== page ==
Module 3: Residents' Rights


As an ombudsman, you not only have an obligation to provide information about residents’ rights, but also a further obligation to assist residents in exercising those rights. This module will provide an understanding of residents’ rights and the roles of Long-term Care Ombudsmen in supporting residents in exercising their rights. It provides a way of thinking about residents’ rights and an approach for ombudsman work regardless of the specific issue.

Learning Objectives: At the conclusion of this module, individuals will know:

    • The principles underlying residents' rights;

    • Specific residents' rights provisions;

    • How residents can be encouraged and supported in exercising their rights; and

    • The role of the LTCO.

NOTE: While the ombudsman process and approach is very much the same regardless of where a resident lives, the tools that are available in terms of law and regulation are not. Much of this module references federal law and regulation, but it is important to note that these laws and regulations are applicable only to nursing facilities that accept Medicaid or Medicare. There is no comparable federal law or regulation for adult residential care settings, such as assisted living facilities. You must rely solely on state law and regulation for adult residential care settings and for nursing homes that do not accept Medicaid or Medicare.

Duration: 1.5 hours

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SECTION 1: Empowerment

As an ombudsman, empowerment needs to be your primary way of relating to individuals. Empowerment is the foundation of your work. You are always seeking to enable others to speak up on their own behalf and to have direct, responsive communication with other residents, family members and staff. This section discusses dimensions of empowerment and your role in empowering others.

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SECTION 2: Nursing Home Residents' Rights Under the Nursing Home Reform Law

Certain rights are set forth in the United States Constitution for all citizens. Individuals who live in long-term care facilities do not lose these rights when they enter a congregate living environment. In fact, they are guaranteed additional rights under state and federal laws specific to their status as residents! These rights are provided for primarily in the following sources:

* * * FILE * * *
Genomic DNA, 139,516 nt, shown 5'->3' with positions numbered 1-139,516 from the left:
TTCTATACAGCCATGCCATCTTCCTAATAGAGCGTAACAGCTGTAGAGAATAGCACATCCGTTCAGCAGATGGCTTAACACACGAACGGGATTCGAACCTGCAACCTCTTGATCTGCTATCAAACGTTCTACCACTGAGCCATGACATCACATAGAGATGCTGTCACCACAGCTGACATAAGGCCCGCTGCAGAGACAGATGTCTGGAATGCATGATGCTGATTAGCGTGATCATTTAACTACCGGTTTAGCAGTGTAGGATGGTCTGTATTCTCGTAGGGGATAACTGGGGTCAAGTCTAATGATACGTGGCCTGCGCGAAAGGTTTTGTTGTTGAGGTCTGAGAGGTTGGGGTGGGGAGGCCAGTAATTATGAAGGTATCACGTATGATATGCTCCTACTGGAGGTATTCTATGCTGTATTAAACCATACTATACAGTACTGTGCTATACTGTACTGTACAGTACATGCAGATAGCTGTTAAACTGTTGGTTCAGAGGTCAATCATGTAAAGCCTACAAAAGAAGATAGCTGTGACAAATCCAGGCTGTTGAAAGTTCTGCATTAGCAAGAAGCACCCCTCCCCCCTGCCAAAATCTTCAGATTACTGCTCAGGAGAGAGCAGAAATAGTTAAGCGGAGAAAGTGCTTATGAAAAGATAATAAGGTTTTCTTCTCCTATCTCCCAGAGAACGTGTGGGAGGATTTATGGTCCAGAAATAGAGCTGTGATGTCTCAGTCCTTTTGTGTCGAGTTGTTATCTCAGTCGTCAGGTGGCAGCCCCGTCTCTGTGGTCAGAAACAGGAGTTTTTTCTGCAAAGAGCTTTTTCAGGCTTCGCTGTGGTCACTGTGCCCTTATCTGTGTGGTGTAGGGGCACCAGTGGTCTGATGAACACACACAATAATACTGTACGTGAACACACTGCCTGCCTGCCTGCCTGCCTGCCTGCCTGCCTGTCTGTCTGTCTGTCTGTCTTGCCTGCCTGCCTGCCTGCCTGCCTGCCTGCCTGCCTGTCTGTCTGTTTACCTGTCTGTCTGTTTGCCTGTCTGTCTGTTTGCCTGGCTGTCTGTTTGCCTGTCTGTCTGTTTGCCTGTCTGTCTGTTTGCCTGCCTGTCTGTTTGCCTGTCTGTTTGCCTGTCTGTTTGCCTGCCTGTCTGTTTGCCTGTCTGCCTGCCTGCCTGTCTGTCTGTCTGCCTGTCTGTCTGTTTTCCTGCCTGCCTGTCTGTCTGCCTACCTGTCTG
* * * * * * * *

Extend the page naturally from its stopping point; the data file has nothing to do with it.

• Federal Nursing Home Reform Law: The Omnibus Budget Reconciliation Act of 1987 (OBRA ’87), as amended, Medicaid Provisions (1396r), and Medicare Provisions (1395i-3).

    • Federal Regulation: Medicare and Medicaid Requirements for Long Term Care Facilities, September 26, 1991, 42 U.S. Code of Federal Regulation, (483).

    • State Laws

This section will discuss the key provisions and basic themes around Residents' Rights in Federal Law. Click here to read more.

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SECTION 3: Summary Listing of Rights

The following is a summary listing of the provisions of residents’ rights for individuals living in nursing facilities certified for Medicare or Medicaid. Although they are often mirrored in state law, the rights presented here are based on federal law and regulation. Their purpose is to safeguard and promote dignity, choice and self-determination of residents. The citations refer to the federal Requirements for Long-Term Care Facilities.

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SECTION 4: Discussion of Selected Rights

This section contains a detailed discussion of some of the residents’ rights that are frequently problematic. In some instances, the discussion includes tips for ombudsman practice. Be sure to check the exact language of the applicable law before providing specific information or pursuing complaints. The citations refer to the federal Requirements of Long-Term Care facilities.

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1. Privacy and Self-Determination

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Tips for Ombudsman Practice:

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2. Participation in Planning and Treatment

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Tips for Ombudsman Practice:

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3. Freedom from Restraints

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Tips for Ombudsman Practice:

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4. Protection Related to Transfer/Discharge

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Tips for Ombudsman Practice:

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5. Protection Against Medicaid Discrimination and Abuse, Neglect, and Exploitation.

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Tips for Ombudsman Practice:

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SECTION 5: Enforcement of Resident's Rights

This section discusses some alternatives available to enforce residents' rights in nursing homes.

Federal Survey and Certification Process

The federal survey and certification process under Medicaid is the primary mechanism established for the enforcement of residents’ rights. Having residents’ rights as part of the federal law gives new emphasis to the rights in enforcement.

However, enforcement is hampered by a lack of understanding and sensitivity to residents’ rights by surveyors. Even when surveyors are sensitive to residents’ rights, they find them hard to quantify compared with other regulations. Violations are hard to document and hard to prove, and surveyors often fail to understand their seriousness. Correction is difficult to monitor.